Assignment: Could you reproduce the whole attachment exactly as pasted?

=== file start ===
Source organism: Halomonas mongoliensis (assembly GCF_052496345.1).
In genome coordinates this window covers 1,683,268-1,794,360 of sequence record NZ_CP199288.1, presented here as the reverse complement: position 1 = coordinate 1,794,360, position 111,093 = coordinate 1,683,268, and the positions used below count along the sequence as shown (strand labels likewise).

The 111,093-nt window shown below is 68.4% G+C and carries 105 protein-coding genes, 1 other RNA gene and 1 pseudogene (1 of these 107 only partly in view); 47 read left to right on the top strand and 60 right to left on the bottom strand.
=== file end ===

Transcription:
Source organism: Halomonas mongoliensis (assembly GCF_052496345.1).
In genome coordinates this window covers 1,683,268-1,794,360 of sequence record NZ_CP199288.1, presented here as the reverse complement: position 1 = coordinate 1,794,360, position 111,093 = coordinate 1,683,268, and the positions used below count along the sequence as shown (strand labels likewise).

The 111,093-nt window shown below is 68.4% G+C and carries 105 protein-coding genes, 1 other RNA gene and 1 pseudogene (1 of these 107 only partly in view); 47 read left to right on the top strand and 60 right to left on the bottom strand.